Hood’s rulings on special funds will apply for now

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The agency charged with approving state spending has decided to follow the opinions of Attorney General Jim Hood on what special funds may be swept into the state’s general fund for the current fiscal year.

Laura Jackson, executive director, Department of Finance and Administration

Dept. of Finance and Administration

Laura Jackson, executive director, Department of Finance and Administration

“Just as all past Executive Directors of the Department of Finance and Administration have done, we do plan to follow the opinions of the Attorney General,” DFA Executive Director Laura Jackson told Mississippi Today.

Jackson took over as head of DFA on July 1 after former director Kevin Upchurch retired. Her department manages the state budget completely, cutting checks and making cash transfers to individual agencies.

Confusion has swirled about state spending since the Legislature in April enacted a new law, called the Budget Transparency and Simplification Act.

In the law, legislators decided to pull $187 million of fees and assessments from some agencies’ special funds into the general fund. The law also eliminated inter-agency transfers, such as one agency charging another for rent or Internet and technology services.

A number of agency heads objected to the loss of the special funds and sought opinions from Hood as to the legality of the Legislature sweeping those monies into the state’s general fund. Legislative leaders, most prominently Lt. Gov. Tate Reeves, R-Florence, have said that the Legislature has the authority to decide how those funds are spent, not the agency heads.

Attorney General Jim Hood Speaks at Stennis Institute Luncheon July 7.

Gabriel Austin/Mississippi Today

Attorney General Jim Hood Speaks at Stennis Institute luncheon on July 7.

In eight written opinions and “several informal discussions” with agency heads, Hood said that a total of $79.4 million of the scheduled $187 million special fund sweeps could not legally be swept from the agencies under the Mississippi Constitution.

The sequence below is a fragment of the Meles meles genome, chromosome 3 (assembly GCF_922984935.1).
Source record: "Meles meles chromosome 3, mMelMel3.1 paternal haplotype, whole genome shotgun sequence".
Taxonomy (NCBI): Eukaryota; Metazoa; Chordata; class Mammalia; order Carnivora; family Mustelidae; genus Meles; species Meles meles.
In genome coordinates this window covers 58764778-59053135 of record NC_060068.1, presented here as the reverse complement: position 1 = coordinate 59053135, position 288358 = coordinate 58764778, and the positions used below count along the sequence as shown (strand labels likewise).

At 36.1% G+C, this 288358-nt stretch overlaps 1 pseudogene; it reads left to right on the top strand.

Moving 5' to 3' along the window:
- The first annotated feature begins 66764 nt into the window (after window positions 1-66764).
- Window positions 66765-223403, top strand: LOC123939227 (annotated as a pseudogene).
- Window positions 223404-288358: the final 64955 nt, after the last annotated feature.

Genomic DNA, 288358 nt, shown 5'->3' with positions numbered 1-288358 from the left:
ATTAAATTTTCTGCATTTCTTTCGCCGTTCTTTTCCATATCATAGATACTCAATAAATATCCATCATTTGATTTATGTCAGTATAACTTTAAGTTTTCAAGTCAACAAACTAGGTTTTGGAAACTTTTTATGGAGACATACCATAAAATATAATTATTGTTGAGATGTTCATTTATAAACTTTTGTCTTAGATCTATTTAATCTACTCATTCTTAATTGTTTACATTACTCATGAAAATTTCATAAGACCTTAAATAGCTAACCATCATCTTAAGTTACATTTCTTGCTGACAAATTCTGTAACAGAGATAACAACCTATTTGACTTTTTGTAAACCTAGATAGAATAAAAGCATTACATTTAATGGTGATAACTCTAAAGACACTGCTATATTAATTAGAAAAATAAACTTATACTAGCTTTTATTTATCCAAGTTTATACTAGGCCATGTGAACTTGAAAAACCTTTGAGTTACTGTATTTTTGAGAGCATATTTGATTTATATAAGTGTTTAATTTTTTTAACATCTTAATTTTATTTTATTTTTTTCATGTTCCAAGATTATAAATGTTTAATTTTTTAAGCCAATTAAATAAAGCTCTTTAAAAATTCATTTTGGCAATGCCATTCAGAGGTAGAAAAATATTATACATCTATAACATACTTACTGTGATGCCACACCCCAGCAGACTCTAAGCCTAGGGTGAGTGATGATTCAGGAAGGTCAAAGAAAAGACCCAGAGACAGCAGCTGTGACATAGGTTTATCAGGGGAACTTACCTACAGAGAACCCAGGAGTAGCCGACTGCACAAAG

Under Mississippi Code, any transfer of funds without legal authority would constitute a misappropriation of public funds, Hood’s office said. Any agency head who transfers or spends funds without getting prior legal authorization could be held personally liable for that action, his opinions stated.

The decision by Jackson to follow Hood’s opinion settles, for now, a weeks-long dispute between Hood and Reeves, who championed the law this past session.

Jackson’s decision also leaves a $79.4 million hole in the current fiscal year’s budget, an amount that will have to made up elsewhere unless state revenues exceed current projections.

Jackson said she has met with Reeves and House Speaker Philip Gunn, R-Clinton, regarding the new law, stating the three “are committed to working together and keeping an open line of communication to reach resolution on those issues.”

“These are all issues we will continue to monitor and address if need be during the 2017 legislative session,” Gunn’s spokeswoman Meg Annison said Tuesday.

After the law was signed by Gov. Phil Bryant on May 6, agency heads scrambled to determine what their budgets might look like in its wake. Many of the departmental leaders were caught off guard by the law’s passing and publicly criticized Reeves and lawmakers, calling the passing of the law “short-sighted” or “crippling.”